## Prime Pattern

Sponsored By

Anyone out there understand Prime Math or know a Math Professor who does?

Danny Cooper at Aspose says he has a prime pattern. He says it's 100% to 150% faster than the well-known Sieve of Eratosthenes. Email him if you want his code projects.

**Now playing:** Stephen Lynch - Superhero

#### About Scott

Scott Hanselman is a former professor, former Chief Architect in finance, now speaker, consultant, father, diabetic, and Microsoft employee. He is a failed stand-up comic, a cornrower, and a book author.

About Newsletter

This is almost certainly completely useless. I haven't applied any mathematic rigor to it (my math chops may no longer be up to it in fact) but I'd be about willing to bet my mortgage against this being useful for anything but tiny prime numbers...like the Sieve of Erasthenes. Note that in both cases the number of things you have to keep track of goes up by one for every prime. I bet his pattern is essentially unintelligible by the time you get much past 1000.

I'm also willing to bet that a base 30 examination shows similar repitition...probably even better, because 6 = 2*3, but 30 = 2*3*5, i.e. it has more primes in it.

The best way of finding prime numbers that I know of uses an algorithm I first found in Bruce Schneier's "Applied Cryptography". The exact details escape my memory, but basically you wind up iterating n times and proving that a given number is prime with a probability of something like 1 in 2^n.

Small prime numbers are only interesting for grade school math.

I'm also willing to bet that a base 30 examination shows similar repitition...probably even better, because 6 = 2*3, but 30 = 2*3*5, i.e. it has more primes in it.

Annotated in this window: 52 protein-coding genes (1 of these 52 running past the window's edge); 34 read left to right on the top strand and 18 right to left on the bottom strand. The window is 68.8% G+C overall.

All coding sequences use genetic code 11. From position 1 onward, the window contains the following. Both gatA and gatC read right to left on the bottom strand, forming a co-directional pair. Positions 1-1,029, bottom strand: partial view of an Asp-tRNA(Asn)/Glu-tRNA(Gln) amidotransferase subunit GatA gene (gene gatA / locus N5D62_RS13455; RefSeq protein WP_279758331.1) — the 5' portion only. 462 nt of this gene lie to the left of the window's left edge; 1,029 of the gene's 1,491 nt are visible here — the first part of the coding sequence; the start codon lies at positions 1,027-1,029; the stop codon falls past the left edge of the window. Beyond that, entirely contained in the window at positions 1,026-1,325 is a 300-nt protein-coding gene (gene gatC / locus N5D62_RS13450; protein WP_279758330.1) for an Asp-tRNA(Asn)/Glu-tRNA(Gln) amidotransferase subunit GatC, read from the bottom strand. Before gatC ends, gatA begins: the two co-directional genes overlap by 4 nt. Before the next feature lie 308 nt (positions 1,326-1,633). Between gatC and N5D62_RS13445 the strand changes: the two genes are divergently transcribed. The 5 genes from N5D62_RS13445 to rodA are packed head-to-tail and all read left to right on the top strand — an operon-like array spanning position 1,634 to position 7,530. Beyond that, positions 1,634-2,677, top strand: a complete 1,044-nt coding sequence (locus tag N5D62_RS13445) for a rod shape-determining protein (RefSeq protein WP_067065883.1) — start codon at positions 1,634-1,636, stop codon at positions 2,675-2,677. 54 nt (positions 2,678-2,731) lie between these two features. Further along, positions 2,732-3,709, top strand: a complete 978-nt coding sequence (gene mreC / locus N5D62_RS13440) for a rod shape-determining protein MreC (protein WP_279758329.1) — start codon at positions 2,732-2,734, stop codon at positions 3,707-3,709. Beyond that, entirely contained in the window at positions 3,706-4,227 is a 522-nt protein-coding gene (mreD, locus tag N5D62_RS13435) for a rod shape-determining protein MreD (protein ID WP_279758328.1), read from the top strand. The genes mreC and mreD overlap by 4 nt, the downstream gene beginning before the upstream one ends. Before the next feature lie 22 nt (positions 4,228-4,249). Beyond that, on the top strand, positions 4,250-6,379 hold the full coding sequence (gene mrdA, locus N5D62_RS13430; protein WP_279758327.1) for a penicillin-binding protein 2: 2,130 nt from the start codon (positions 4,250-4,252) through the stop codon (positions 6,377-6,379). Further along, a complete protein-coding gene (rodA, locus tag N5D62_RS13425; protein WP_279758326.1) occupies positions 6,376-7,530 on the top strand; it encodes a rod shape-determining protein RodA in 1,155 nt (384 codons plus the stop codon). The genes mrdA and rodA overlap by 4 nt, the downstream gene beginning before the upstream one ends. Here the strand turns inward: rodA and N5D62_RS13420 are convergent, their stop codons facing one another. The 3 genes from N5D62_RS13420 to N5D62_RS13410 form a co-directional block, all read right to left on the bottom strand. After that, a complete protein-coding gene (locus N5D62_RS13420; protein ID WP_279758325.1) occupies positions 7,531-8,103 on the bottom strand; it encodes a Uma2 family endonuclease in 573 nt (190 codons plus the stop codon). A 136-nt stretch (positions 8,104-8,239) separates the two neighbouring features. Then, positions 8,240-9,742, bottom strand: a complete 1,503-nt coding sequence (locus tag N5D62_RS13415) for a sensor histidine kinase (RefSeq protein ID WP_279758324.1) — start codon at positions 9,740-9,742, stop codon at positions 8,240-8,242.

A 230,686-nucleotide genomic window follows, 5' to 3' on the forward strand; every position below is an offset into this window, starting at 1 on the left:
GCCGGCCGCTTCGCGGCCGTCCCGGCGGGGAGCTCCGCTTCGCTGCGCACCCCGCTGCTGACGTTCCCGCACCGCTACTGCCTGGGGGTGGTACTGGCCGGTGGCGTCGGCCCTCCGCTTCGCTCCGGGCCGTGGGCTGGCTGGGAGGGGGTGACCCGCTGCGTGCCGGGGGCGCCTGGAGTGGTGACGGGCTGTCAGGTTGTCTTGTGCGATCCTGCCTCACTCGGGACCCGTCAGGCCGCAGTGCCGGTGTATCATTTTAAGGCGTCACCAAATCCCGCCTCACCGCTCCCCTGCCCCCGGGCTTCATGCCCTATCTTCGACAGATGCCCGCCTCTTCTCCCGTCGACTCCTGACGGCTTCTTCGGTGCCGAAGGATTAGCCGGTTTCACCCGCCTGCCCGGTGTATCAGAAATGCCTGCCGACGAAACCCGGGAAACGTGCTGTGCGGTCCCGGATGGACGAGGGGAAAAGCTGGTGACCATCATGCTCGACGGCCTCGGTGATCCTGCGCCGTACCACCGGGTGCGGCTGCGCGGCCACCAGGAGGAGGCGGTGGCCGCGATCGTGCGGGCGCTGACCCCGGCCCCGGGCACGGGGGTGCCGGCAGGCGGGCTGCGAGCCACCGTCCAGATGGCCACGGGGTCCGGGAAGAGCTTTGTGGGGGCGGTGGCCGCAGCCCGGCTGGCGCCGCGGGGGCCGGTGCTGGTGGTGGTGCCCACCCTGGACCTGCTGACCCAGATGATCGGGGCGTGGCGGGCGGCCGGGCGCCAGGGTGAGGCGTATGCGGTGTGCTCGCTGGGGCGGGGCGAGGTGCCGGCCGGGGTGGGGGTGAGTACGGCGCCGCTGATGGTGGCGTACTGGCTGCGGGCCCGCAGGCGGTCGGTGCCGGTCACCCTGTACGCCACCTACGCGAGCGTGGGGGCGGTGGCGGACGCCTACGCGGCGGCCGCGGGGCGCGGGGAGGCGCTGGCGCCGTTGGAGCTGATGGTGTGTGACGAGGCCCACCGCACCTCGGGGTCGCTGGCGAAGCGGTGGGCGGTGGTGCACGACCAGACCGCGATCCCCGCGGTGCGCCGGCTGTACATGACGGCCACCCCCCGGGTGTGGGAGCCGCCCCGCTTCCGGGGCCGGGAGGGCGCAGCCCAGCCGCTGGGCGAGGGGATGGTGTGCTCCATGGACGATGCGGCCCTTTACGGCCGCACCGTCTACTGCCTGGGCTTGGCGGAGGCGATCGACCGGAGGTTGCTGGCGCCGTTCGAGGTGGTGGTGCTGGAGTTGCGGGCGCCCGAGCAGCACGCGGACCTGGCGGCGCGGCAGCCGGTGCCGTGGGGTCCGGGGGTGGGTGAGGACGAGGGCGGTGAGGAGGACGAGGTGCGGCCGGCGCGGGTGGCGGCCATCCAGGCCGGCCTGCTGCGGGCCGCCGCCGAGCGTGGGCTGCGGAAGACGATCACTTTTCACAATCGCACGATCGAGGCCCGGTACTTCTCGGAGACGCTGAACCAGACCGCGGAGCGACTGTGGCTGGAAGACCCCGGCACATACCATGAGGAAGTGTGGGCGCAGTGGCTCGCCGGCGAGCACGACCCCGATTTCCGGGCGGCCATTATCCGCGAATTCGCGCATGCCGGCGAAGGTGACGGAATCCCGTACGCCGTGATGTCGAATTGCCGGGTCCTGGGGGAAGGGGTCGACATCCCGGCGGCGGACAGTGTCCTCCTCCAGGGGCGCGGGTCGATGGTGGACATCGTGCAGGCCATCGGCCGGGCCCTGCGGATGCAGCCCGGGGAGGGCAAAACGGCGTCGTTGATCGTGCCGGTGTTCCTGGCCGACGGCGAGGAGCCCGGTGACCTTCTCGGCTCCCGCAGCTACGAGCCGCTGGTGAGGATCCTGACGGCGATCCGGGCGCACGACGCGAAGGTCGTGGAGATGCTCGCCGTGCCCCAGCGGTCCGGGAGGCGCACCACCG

The best way of finding prime numbers that I know of uses an algorithm I first found in Bruce Schneier's "Applied Cryptography". The exact details escape my memory, but basically you wind up iterating n times and proving that a given number is prime with a probability of something like 1 in 2^n.

Small prime numbers are only interesting for grade school math.

I think Craig is referring to Mersenne primes. http://mathworld.wolfram.com/MersennePrime.html

While I've never actually seen somebody go through and color tables with these thing, this is pretty much common knowledge. The first part (P ?= 6n ± 1) is basically what you get when you apply the Sieve of Eratosthenes with the primes 2 and 3. The second part (the 'skips') is just the Sieve of Eratosthenes past that point. I could definitly see a clear speed increase happening when the number of primes you've applied the sieve to is small -- what it comes down to is O(n) compared to O(n-2) -- negligible when n gets larger.

There are different kind of algorithms for calculating prime numbers.

You may want to enumerate all primes. You may want to find just one prime, say near to a given integer. Or you may want to find a very big prime.

Testing a number if it is prime or not takes a long time. A useful concept therefore is that of pseudo primes (see http://en.wikipedia.org/wiki/Pseudoprimes), where you apply a condition that is only true for primes, but can be computed faster than the real test. Then you have to apply the real test only on those numbers that pass the pseudo prime test. The given algorithm is just a trivial pseudo prime test, as Alex correctly pointed out.

You may want to enumerate all primes. You may want to find just one prime, say near to a given integer. Or you may want to find a very big prime.

Testing a number if it is prime or not takes a long time. A useful concept therefore is that of pseudo primes (see http://en.wikipedia.org/wiki/Pseudoprimes), where you apply a condition that is only true for primes, but can be computed faster than the real test. Then you have to apply the real test only on those numbers that pass the pseudo prime test. The given algorithm is just a trivial pseudo prime test, as Alex correctly pointed out.

Comments are closed.

Sounds neat though!